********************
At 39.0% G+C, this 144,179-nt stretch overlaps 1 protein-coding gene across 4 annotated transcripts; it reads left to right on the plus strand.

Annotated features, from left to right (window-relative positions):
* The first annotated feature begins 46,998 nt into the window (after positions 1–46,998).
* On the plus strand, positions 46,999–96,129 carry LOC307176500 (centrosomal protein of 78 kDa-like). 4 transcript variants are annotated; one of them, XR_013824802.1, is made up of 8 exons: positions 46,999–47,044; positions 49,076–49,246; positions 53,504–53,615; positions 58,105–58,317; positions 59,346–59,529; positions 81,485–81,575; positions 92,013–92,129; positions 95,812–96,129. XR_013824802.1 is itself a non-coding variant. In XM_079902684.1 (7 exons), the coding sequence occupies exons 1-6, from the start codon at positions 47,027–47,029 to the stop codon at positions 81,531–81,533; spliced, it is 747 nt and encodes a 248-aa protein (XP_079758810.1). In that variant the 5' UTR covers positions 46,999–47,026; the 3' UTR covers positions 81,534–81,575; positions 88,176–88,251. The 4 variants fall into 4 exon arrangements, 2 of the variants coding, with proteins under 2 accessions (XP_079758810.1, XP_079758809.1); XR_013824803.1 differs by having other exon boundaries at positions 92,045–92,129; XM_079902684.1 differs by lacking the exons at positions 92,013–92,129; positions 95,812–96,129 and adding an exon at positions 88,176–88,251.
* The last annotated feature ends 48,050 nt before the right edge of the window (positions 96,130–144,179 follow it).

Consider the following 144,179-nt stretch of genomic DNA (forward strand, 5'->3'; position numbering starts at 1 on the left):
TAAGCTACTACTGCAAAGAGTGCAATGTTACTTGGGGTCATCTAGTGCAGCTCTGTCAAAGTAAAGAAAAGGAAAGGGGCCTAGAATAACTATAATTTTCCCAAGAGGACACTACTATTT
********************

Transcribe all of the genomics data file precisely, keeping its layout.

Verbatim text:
At 39.0% G+C, this 144,179-nt stretch overlaps 1 protein-coding gene across 4 annotated transcripts; it reads left to right on the plus strand.

Annotated features, from left to right (window-relative positions):
* The first annotated feature begins 46,998 nt into the window (after positions 1–46,998).
* On the plus strand, positions 46,999–96,129 carry LOC307176500 (centrosomal protein of 78 kDa-like). 4 transcript variants are annotated; one of them, XR_013824802.1, is made up of 8 exons: positions 46,999–47,044; positions 49,076–49,246; positions 53,504–53,615; positions 58,105–58,317; positions 59,346–59,529; positions 81,485–81,575; positions 92,013–92,129; positions 95,812–96,129. XR_013824802.1 is itself a non-coding variant. In XM_079902684.1 (7 exons), the coding sequence occupies exons 1-6, from the start codon at positions 47,027–47,029 to the stop codon at positions 81,531–81,533; spliced, it is 747 nt and encodes a 248-aa protein (XP_079758810.1). In that variant the 5' UTR covers positions 46,999–47,026; the 3' UTR covers positions 81,534–81,575; positions 88,176–88,251. The 4 variants fall into 4 exon arrangements, 2 of the variants coding, with proteins under 2 accessions (XP_079758810.1, XP_079758809.1); XR_013824803.1 differs by having other exon boundaries at positions 92,045–92,129; XM_079902684.1 differs by lacking the exons at positions 92,013–92,129; positions 95,812–96,129 and adding an exon at positions 88,176–88,251.
* The last annotated feature ends 48,050 nt before the right edge of the window (positions 96,130–144,179 follow it).

Consider the following 144,179-nt stretch of genomic DNA (forward strand, 5'->3'; position numbering starts at 1 on the left):
TAAGCTACTACTGCAAAGAGTGCAATGTTACTTGGGGTCATCTAGTGCAGCTCTGTCAAAGTAAAGAAAAGGAAAGGGGCCTAGAATAACTATAATTTTCCCAAGAGGACACTACTATTT